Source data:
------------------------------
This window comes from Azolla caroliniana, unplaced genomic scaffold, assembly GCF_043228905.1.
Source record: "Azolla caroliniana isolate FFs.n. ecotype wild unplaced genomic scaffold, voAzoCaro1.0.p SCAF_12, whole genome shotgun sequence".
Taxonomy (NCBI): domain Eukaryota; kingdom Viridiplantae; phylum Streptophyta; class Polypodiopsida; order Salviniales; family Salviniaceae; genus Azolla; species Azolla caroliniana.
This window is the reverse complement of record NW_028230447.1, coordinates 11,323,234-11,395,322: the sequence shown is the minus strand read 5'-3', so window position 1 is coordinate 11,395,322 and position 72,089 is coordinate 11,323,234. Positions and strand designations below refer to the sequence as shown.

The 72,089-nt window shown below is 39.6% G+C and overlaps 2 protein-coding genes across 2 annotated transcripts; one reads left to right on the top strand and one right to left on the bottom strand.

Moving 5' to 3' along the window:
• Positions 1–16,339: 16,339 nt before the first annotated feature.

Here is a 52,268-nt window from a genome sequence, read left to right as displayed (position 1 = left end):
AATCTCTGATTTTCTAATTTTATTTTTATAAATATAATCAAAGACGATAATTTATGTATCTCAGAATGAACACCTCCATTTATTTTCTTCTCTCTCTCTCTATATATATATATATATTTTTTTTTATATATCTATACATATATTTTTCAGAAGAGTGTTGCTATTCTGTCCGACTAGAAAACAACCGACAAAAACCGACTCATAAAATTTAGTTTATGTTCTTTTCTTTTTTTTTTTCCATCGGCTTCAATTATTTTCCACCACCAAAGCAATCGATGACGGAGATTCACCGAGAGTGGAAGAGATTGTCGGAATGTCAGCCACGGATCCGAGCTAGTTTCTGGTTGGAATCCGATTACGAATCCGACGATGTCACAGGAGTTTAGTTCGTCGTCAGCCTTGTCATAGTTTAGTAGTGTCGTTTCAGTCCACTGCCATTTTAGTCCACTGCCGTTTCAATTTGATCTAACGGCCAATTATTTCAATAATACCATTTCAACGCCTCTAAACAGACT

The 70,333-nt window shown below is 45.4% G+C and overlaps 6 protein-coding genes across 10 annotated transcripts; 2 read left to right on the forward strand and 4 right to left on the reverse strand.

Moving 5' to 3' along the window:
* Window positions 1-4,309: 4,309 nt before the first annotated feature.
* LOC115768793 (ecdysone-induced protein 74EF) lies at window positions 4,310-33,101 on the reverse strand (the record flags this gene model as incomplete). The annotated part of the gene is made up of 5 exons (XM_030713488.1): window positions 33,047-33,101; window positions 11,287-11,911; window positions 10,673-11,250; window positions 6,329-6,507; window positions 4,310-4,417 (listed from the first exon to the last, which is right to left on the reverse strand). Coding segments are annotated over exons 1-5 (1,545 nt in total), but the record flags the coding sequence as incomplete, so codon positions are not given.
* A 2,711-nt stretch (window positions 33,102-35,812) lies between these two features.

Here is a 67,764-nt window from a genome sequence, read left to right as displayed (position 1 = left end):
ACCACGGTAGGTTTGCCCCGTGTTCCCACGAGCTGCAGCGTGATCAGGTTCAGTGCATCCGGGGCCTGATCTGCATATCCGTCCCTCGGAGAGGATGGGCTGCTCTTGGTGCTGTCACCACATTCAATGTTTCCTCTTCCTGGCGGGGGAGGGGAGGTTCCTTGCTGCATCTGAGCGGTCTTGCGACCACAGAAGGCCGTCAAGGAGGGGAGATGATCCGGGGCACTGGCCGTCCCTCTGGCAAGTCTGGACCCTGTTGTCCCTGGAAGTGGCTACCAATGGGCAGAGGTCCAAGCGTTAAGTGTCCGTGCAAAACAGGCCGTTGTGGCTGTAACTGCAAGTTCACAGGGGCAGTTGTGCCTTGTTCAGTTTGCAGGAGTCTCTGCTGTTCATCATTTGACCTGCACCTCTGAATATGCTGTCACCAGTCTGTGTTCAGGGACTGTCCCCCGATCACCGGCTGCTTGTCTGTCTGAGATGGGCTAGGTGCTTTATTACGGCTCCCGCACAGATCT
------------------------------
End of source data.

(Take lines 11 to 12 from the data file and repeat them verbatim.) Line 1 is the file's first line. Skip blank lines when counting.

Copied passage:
Moving 5' to 3' along the window:
* Window positions 1-4,309: 4,309 nt before the first annotated feature.